Endocrine complications of human immunodeficiency virus infection: Hypogonadism, bone disease and tenofovir-related toxicity

Aoife G. Cotter, William G. Powderly

Research output: Contribution to journalReview article

44 Scopus citations

Abstract

Treatment with highly active antiretroviral therapy (HAART) has revolutionized care of patients with HIV infection. The cost of increased survival has been antiretroviral toxicity and increasing age-related co-morbidities that include significant metabolic issues. Hypogonadism was first described in the setting of advanced AIDS and can be primary or secondary. Data regarding treatment largely concern patients with wasting. Varied syndromes involving bone have been described in patients with HIV including osteonecrosis, low bone mineral density (BMD) and osteoporosis, and rarely osteomalacia. Low BMD leading to osteoporosis is the most common bone pathology and may be as a result of HIV infection, drug toxicity or co-morbidities. However, increasingly fragility fractures are reported in HIV-infected patients, suggesting bone demineralization in this population is of clinical relevance. Further research is required to understand its pathogenesis and determine effective management; however, initiation of antiretroviral therapy seems to accelerate (in the short-term) bone demineralization. One particular antiretroviral agent, tenofovir is widely used and is potentially implicated as having a greater role in long-term bone and renal dysfunction. As this population ages, screening for low BMD will become increasingly more important.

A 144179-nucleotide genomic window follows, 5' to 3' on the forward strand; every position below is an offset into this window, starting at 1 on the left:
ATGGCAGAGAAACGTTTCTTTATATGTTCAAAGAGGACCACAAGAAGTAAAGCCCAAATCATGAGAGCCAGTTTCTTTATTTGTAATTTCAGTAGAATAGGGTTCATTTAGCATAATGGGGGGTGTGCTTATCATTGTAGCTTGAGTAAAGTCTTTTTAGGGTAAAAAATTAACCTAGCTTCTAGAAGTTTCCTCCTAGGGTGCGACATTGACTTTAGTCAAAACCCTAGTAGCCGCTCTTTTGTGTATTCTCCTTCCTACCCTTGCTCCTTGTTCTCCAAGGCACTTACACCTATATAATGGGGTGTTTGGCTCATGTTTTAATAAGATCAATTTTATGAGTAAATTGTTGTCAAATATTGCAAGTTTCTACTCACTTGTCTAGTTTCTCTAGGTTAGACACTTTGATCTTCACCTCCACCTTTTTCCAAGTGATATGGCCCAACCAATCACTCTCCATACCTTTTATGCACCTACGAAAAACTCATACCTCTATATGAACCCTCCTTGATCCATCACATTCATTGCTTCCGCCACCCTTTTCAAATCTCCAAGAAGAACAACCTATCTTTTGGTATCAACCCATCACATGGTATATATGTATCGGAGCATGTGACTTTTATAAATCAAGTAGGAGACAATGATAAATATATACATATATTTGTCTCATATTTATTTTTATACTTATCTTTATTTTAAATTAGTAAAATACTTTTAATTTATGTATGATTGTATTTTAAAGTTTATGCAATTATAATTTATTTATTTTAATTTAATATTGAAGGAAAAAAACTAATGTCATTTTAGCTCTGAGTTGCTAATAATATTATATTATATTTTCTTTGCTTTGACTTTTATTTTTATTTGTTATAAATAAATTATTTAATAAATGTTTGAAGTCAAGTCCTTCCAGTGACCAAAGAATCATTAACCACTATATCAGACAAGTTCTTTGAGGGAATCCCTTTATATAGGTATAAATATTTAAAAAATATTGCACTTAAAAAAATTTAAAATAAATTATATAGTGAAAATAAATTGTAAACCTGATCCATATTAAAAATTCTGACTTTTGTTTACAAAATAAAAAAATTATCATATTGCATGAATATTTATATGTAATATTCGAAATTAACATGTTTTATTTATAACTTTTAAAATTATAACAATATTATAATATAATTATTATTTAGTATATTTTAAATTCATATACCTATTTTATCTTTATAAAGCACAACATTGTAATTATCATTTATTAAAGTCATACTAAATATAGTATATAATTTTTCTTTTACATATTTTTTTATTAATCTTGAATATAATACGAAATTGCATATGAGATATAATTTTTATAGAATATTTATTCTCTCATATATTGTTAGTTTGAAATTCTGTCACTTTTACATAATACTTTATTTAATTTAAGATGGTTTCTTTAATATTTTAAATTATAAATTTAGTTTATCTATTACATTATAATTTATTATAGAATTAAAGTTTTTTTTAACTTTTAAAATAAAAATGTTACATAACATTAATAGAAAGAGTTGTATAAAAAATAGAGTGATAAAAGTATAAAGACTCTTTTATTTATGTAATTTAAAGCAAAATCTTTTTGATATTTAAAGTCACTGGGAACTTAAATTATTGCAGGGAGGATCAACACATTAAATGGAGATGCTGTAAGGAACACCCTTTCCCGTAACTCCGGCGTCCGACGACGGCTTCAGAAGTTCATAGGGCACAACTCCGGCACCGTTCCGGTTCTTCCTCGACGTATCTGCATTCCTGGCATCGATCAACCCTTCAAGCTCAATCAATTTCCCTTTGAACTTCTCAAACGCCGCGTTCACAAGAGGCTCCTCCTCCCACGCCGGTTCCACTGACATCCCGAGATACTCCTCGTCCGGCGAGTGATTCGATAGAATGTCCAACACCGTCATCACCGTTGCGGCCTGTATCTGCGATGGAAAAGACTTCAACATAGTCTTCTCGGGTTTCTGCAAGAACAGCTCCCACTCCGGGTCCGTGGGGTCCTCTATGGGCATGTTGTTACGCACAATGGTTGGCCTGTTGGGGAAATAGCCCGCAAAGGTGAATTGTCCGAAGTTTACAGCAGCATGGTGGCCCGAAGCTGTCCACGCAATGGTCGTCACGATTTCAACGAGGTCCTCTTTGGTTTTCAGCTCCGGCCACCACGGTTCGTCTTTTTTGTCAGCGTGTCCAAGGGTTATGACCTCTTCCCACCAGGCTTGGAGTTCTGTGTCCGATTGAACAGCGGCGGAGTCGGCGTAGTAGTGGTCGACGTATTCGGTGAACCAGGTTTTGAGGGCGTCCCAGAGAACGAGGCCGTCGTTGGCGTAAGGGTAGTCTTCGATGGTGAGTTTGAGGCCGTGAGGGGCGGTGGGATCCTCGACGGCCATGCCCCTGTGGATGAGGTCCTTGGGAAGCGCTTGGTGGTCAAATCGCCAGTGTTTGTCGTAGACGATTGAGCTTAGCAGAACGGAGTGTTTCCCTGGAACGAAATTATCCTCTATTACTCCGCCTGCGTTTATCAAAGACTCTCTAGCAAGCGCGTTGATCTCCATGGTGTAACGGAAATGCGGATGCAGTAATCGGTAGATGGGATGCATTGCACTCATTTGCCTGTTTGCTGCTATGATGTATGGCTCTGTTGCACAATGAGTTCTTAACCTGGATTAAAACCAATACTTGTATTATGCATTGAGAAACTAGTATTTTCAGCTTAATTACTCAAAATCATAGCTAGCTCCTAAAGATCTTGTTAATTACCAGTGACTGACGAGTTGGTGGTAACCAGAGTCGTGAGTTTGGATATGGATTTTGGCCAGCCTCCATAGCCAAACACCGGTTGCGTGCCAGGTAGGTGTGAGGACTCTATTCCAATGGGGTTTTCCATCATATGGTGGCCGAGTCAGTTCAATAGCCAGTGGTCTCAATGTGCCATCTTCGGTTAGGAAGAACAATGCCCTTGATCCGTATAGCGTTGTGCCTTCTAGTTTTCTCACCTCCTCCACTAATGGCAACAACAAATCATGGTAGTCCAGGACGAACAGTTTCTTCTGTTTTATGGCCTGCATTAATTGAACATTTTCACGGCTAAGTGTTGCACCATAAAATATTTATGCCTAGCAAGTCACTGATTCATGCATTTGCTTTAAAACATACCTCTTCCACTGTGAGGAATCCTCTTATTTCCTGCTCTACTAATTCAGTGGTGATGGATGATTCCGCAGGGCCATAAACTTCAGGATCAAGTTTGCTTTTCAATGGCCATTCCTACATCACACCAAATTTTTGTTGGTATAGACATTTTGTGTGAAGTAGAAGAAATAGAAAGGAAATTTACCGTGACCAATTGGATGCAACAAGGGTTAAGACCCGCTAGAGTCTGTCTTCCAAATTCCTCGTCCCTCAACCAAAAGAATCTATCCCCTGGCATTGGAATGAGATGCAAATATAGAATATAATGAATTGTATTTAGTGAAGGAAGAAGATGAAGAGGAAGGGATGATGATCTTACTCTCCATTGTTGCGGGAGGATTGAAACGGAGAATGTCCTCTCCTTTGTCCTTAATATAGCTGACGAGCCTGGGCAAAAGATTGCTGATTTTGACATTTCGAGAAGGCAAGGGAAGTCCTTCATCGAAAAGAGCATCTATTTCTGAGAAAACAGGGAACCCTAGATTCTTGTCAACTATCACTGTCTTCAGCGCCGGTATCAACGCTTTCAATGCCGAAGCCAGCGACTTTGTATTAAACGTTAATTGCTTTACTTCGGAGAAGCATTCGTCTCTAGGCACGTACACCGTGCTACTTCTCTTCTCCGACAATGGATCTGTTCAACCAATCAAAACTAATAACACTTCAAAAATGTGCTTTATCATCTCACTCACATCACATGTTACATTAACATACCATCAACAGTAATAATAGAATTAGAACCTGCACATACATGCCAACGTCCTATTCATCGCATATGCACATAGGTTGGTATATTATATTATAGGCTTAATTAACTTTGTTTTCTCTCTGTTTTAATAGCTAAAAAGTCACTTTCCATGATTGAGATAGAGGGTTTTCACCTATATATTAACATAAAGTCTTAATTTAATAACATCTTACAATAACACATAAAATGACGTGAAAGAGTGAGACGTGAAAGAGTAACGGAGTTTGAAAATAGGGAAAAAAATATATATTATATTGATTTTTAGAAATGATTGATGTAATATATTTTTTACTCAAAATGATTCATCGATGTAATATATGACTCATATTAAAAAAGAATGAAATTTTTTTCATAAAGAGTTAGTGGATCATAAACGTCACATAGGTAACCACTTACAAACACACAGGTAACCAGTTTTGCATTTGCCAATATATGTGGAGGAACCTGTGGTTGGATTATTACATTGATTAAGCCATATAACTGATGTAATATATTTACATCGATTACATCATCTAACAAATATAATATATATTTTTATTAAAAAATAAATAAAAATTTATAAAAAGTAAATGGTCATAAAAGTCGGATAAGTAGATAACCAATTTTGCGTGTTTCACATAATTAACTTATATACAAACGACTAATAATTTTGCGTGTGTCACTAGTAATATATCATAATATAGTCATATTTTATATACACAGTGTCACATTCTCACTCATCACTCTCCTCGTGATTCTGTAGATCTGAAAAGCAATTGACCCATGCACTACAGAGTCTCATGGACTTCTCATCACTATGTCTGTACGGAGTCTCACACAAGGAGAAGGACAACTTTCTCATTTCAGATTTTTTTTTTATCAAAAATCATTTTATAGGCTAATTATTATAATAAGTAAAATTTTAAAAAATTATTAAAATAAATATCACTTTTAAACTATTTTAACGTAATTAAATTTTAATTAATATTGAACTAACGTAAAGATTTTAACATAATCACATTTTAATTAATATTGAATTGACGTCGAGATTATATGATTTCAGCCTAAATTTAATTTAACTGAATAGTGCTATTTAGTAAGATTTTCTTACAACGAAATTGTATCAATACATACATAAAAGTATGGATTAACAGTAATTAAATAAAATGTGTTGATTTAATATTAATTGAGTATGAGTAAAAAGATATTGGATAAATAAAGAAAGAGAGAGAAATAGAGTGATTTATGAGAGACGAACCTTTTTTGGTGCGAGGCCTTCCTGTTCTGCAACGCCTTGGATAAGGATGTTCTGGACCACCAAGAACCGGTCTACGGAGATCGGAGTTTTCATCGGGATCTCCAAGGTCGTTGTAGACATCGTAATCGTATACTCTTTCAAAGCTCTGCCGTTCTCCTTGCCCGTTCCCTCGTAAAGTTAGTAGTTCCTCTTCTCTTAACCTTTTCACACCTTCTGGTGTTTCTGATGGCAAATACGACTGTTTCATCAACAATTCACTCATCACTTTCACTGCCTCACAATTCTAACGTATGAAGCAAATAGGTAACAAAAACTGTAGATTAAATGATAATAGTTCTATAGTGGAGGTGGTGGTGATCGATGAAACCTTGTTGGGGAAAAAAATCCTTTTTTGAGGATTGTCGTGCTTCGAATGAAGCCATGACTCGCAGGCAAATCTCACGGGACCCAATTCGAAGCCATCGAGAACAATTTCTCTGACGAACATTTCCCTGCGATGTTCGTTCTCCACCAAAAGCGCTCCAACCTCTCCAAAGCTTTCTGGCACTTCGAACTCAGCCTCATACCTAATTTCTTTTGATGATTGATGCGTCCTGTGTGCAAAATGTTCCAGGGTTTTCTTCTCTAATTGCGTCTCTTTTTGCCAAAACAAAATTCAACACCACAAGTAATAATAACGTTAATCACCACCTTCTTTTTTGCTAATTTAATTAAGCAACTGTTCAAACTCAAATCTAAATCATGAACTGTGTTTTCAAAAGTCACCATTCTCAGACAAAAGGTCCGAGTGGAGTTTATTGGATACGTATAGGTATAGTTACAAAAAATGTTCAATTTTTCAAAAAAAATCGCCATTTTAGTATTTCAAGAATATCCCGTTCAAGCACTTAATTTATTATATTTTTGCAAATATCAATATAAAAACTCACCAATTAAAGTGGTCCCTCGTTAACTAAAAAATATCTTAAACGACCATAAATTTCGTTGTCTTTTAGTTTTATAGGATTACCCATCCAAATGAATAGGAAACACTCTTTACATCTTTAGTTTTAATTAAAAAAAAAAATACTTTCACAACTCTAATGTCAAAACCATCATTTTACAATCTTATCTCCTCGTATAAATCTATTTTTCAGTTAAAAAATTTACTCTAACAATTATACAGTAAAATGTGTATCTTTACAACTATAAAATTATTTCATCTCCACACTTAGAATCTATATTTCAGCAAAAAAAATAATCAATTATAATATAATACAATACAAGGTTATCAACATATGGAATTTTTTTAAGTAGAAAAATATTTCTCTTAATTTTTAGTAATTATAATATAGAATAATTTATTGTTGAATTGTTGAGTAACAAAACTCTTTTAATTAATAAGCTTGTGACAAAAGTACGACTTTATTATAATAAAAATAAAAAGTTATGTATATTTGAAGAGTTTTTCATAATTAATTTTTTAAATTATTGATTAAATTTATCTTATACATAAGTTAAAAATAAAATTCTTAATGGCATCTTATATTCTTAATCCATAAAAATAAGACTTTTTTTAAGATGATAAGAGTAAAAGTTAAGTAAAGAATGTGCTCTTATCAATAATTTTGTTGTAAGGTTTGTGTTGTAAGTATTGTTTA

Original languageEnglish
Pages (from-to)501-515
Number of pages15
JournalBest Practice and Research: Clinical Endocrinology and Metabolism
Volume25
Issue number3
DOIs
StatePublished - Jun 2011
Externally publishedYes

Keywords

  • bone disease
  • endocrine complications
  • hypogonadism
  • tenofovir
  • vitamin D

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